﹛﹛A character that was pulp in essence, with stories that treat him more like a supporting, ominous force that intervened in the main human characters＊ stories, often with some Tales From the Crypt-like moral ending, Man-Thing eventually found its roots (pun intended) in Steve Gerber＊s story arcs. Considered by many as the definitive stories of this character, Gerber turned the creature into a Shaman-like figure, adding magic elements to the mythology (the monster crossed paths with many sorcerers from the Marvel universe, including Doctor Strange). And the character became the guardian of the Nexus of All Realities, Marvel Comics＊ door to all the multiverses that, for some reason, was located in the swamps of Florida.
﹛﹛Now, while the movie surprisingly addresses the Nexus of All Realities?in ※blink-and-you-miss-it§ dialogue (something that made this Man-Thing fan very happy), it doesn＊t follow the originals too closely 每 and if it had to sacrifice the slasher parts for this, I think I＊m fine with what we got. After all, when would you see a Marvel movie that starts with that 80＊s slasher-type of scene I mentioned up above
﹛﹛In the first minutes of the movie, Peter Horn (Rawiri Paratene), an elderly shaman, explains via voiceover, a la one of those counselors telling stories by the campfire: ※it is here that the spirit of the swamp lives. This place was always filled with life and beauty, but evil men have changed that. With their drills, their pipes, greed and murder. Now the swamp cries out a warning. A time of retribution is here§. If this was a sequel, you bet you＊d have previous kills from Man-Thing intercut with this intro narration. Here, Ted Sallis was a Shaman and Seminole chieftain that disappeared in Dark Waters, a Native American sacred land (which also makes Man-Thing a kind of Native American folkloric monster movie). Like in the comics, the monster is more of a background character. We follow young sheriff Kyle Williams (Matthew Le Nevez) as he arrives in Bywater, a small town in Louisiana, and starts to investigate the rising number of missing people by the Dark Waters. As bodies pile along the way, he discovers the secrets behind the guardian spirit that inhabits the swamp.?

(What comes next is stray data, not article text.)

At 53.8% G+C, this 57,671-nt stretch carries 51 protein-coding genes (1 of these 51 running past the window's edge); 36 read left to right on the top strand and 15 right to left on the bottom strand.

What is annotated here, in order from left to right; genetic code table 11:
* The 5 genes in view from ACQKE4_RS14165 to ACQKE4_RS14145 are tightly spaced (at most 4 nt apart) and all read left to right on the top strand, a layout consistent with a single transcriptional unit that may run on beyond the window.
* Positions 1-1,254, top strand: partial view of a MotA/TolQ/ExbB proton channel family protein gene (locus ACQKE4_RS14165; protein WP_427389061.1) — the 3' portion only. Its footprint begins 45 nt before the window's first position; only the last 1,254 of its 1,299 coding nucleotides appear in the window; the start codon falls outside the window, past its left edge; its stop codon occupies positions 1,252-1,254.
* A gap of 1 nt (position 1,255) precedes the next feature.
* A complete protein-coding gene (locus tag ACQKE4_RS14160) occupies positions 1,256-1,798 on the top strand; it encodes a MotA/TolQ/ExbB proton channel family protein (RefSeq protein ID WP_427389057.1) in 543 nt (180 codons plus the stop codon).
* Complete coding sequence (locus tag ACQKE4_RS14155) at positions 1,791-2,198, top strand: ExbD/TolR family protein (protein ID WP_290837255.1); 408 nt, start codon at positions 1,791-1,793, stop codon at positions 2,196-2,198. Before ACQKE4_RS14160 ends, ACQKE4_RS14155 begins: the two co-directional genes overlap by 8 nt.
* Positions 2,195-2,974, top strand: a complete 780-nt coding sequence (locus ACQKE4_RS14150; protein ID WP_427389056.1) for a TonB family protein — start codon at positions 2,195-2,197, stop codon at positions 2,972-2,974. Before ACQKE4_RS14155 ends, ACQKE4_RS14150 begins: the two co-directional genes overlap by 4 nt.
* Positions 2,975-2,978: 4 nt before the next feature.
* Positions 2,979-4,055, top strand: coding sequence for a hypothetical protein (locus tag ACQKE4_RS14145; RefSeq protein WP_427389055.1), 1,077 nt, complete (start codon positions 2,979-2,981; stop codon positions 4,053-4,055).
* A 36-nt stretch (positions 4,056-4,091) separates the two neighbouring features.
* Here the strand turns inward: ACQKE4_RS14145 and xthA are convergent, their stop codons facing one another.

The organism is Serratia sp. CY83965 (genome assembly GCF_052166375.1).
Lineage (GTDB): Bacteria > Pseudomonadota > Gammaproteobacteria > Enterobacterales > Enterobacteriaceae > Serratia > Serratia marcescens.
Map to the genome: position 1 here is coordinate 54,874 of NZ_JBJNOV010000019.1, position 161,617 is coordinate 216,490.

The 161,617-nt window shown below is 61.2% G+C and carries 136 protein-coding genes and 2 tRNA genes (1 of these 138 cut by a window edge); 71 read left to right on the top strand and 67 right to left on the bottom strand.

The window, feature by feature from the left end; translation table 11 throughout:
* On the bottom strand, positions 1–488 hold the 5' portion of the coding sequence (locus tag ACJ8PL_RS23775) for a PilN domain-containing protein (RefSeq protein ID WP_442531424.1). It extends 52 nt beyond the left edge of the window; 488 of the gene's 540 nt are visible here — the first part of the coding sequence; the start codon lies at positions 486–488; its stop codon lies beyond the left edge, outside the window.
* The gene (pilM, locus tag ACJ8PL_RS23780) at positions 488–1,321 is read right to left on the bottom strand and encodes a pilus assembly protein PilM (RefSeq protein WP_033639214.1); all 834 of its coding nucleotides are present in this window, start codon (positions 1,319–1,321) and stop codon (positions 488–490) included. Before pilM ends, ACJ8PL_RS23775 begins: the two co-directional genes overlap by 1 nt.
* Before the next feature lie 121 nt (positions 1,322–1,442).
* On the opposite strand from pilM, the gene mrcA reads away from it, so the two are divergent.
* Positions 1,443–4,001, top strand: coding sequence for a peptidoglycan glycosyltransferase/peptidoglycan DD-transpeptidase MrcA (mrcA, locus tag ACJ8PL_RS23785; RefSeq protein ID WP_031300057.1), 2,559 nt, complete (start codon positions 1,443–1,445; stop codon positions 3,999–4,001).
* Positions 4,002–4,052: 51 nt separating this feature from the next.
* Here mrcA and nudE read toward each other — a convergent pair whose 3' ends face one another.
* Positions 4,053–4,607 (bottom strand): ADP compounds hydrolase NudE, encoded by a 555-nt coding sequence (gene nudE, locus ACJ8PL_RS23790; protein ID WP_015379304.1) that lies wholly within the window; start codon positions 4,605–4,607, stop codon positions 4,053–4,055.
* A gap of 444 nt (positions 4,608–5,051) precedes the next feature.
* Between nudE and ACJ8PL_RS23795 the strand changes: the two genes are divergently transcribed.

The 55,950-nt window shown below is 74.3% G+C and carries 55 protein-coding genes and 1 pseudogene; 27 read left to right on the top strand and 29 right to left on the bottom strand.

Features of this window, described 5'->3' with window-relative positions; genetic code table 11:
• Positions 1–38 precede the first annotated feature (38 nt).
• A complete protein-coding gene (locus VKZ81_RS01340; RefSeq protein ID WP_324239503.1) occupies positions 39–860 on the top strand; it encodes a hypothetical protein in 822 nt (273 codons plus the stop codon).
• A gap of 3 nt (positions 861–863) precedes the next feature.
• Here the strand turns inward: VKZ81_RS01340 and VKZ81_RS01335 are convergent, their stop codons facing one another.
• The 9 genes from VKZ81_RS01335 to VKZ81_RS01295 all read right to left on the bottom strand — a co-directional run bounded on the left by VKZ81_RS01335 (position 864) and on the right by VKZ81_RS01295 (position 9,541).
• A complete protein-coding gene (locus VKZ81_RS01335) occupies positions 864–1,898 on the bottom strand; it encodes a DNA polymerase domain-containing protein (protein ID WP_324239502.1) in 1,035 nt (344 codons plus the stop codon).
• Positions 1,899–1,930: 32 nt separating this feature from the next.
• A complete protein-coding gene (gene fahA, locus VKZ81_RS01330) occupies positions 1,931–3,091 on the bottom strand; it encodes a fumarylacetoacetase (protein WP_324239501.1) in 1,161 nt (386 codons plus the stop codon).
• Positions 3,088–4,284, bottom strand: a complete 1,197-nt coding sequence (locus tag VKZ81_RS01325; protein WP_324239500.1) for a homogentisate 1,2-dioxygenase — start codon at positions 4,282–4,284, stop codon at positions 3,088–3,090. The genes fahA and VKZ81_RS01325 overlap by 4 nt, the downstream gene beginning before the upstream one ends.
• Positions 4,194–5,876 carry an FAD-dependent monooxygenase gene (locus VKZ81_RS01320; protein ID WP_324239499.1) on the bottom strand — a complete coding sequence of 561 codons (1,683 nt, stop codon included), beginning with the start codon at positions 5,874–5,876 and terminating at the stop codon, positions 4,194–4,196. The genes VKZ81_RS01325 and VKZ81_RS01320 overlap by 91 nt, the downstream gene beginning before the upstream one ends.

﹛﹛The tropes of these silver age super-hero movies 每 despite how outdated they might sound 每may have been exactly what made Man-Thing work. There is a reason for this: if horror can expand and become more poignant, its tropes seem much more of a filmic tradition (specially in slasher movies) than other genres. So if the early super-hero movie was compromised to the bone in following these tropes, Man-Thing does the same with the kind of movie it intends to be. As a slasher, the film knows that its secondary characters and their idiosyncrasies is what matters, despite how despicable or memorable they can be. Besides the couple in the beginning having sex, we have the outsider young sheriff (and his faint-hearted deputy played by Alex O＊Loughlin) in a small town that for some reason is really hostile towards him; the creepy rednecks (John Batchelor and Ian Bliss as the Thibadeaux Brothers); a crazy conspiracy theorist (Robert Mammone as photographer Mike Ploog, named as a tribute to Man-Thing＊s artist); the wise, cautionary elder; the corrupt corporate guy (Jack Thompson as Frederick Schist, filling in for the 80＊s evil yuppie trope); and, of course, the blue eyed blonde love interest (Rachael Taylor as Teri Elizabeth Richards). If only we had a pack of stoners.?